Bill-Kande Badi never imagined he’d pursue a career in film when he traveled more than 8,500 miles from his hometown of Pretoria, South Africa, to study at Vanderbilt. But when he arrived on campus, he signed up for courses offered by the Program in Cinema and Media Arts and “fell in love with making movies.”
“I shot Care on 16-millimeter film with 1970s Bolex cameras, employing nonsynchronized sound. It was a very cool and unorthodox experience.”
He’s gotten pretty good at it too.
Badi’s film Care was selected for the 2018 Indie Grits Festival. “I shot Care on 16-millimeter film with 1970s Bolex cameras, employing nonsynchronized sound,” he says. “It was a very cool and unorthodox experience.” A second film, Present, which Badi co-directed with junior Adam Doner, was screened at last year’s Franklin International Indie Film Festival. A third film, Sparkle, was part of this spring’s North Carolina Black Film Festival.
For the past 18 months, Badi has worked as a research assistant for Assistant Professor of Cinema and Media Arts Jonathan Rattner on a documentary focused on refugees in Nashville. He also works with Senior Lecturer Jonathan Waters on International Lens, a free community film series with a global perspective, serving as the host for each screening.
“Cinema and Media Arts faculty take the time to get to know their students—beyond who they are in the classroom,” Badi says. “This is so important when one is learning how to make films that are personal but also strive to impact the community. For example, one of my professors might say, ‘I know who you are and what your values are, but perhaps there is a better approach to conveying your message.’”
Last summer—with support from the Lovinger Family Internship Fund—Badi participated in the Vandy-in-Hollywood summer internship program, working with Fremantle, a production and distribution company noted for live shows like American Idol, and Cartel Entertainment, where he was assigned to read scripts from rising screenwriters. “The internship placements were wonderful, but Vandy-in-Hollywood does so much more for students who want to network and learn more about the industry,” he says.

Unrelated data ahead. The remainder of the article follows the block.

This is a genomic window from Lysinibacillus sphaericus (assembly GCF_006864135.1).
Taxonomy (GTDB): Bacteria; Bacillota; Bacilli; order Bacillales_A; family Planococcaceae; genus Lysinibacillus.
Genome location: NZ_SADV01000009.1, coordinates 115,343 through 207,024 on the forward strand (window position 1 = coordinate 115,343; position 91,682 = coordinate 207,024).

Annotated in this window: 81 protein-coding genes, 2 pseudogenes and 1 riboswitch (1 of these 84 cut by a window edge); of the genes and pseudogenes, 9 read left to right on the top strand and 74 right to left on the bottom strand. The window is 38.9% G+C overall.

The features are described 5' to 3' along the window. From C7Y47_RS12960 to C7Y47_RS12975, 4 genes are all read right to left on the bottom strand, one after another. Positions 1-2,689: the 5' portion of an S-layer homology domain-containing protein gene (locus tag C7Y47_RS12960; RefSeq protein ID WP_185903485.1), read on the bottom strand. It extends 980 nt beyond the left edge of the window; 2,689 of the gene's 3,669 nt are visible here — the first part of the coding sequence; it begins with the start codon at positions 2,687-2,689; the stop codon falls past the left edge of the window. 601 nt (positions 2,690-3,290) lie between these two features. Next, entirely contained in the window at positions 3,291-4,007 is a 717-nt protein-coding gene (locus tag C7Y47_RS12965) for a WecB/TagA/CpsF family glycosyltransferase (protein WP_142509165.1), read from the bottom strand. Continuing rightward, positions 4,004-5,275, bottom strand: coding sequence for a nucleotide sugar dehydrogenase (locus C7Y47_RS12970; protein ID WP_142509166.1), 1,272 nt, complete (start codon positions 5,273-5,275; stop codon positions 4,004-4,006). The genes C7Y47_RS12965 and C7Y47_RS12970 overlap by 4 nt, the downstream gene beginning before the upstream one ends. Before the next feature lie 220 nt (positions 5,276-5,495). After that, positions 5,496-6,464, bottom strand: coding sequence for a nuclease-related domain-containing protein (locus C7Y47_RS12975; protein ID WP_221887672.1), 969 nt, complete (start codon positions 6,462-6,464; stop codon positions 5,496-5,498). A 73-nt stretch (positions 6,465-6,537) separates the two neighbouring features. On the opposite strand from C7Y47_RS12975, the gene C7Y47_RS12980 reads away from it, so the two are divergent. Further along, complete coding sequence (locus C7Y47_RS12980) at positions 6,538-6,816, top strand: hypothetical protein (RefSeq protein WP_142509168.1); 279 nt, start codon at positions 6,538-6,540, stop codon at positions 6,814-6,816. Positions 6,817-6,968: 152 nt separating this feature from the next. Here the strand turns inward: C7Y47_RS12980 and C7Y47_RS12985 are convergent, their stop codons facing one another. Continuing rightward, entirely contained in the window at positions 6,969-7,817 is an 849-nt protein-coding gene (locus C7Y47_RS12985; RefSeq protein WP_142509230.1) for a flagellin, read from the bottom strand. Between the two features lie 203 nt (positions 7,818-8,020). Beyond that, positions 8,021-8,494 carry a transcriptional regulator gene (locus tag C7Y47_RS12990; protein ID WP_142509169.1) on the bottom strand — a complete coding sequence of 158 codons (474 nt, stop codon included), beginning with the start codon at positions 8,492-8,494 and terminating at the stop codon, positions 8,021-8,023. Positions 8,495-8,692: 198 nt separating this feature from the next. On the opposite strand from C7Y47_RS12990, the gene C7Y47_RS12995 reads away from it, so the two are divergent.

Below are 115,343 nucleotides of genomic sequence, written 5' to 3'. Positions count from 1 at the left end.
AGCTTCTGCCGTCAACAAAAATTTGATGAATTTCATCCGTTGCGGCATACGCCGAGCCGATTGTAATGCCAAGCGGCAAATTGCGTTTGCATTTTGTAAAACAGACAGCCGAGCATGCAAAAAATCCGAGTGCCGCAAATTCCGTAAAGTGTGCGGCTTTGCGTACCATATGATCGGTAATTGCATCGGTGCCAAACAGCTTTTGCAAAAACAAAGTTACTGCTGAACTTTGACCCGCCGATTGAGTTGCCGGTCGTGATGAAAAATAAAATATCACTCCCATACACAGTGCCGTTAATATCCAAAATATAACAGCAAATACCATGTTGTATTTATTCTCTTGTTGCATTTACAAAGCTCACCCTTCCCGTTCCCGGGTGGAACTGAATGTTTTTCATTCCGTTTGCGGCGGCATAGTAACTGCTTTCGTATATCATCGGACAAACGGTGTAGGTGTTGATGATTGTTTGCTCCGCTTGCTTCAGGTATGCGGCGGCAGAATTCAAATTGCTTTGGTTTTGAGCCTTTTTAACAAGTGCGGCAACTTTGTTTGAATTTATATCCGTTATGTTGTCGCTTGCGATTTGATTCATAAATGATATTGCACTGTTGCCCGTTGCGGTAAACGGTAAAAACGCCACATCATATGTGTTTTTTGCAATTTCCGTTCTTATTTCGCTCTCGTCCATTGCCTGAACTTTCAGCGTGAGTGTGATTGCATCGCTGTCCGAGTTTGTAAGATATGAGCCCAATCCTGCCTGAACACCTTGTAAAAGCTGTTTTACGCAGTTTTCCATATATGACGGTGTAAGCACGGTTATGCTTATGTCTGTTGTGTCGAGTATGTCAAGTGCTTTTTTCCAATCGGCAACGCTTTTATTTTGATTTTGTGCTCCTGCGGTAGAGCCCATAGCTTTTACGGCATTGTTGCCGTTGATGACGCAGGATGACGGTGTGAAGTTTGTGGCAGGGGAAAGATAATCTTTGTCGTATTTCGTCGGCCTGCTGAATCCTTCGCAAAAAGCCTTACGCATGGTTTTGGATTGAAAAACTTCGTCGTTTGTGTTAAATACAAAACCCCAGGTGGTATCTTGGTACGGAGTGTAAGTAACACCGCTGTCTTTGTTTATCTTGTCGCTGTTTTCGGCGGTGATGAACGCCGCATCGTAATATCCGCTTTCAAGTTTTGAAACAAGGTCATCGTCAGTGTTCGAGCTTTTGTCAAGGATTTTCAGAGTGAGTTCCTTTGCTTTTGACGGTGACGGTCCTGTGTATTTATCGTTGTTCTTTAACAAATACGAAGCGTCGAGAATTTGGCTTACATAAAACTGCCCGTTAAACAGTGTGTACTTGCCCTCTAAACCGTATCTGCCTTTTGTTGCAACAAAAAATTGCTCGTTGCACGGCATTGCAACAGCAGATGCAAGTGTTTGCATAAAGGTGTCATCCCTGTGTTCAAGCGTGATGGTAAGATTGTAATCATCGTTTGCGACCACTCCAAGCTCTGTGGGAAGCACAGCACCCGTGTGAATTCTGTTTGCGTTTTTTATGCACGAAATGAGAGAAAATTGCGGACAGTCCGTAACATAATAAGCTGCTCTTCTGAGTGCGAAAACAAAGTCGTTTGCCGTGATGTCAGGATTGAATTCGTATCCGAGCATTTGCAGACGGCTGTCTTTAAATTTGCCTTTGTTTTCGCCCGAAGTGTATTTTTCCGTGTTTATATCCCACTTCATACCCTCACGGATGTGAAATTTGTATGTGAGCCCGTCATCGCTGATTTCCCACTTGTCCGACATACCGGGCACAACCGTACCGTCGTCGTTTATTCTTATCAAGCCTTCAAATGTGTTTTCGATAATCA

“Vanderbilt is just steps away from Music Row and some of the most creative and talented individuals in the entertainment industry.”
While Badi considered moving to Los Angeles after graduation, his current plan is to stay in Nashville while pursuing opportunities to work in film, especially as a director. “Vanderbilt is just steps away from Music Row and some of the most creative and talented individuals in the entertainment industry,” he notes. Badi recently co-produced a music video for musicians Gracen Hill and Big K.R.I.T. with fellow senior Chuke Williams. He would like to produce more music videos as well as have the opportunity to direct them.
“I am so fortunate that my parents and sister, who all continue to live in Pretoria, are supportive of my career aspirations,” Badi says. “I do get homesick occasionally, but I’m excited and passionate to be able to follow my dreams.”
Video by Pat Slattery and Amy Wolf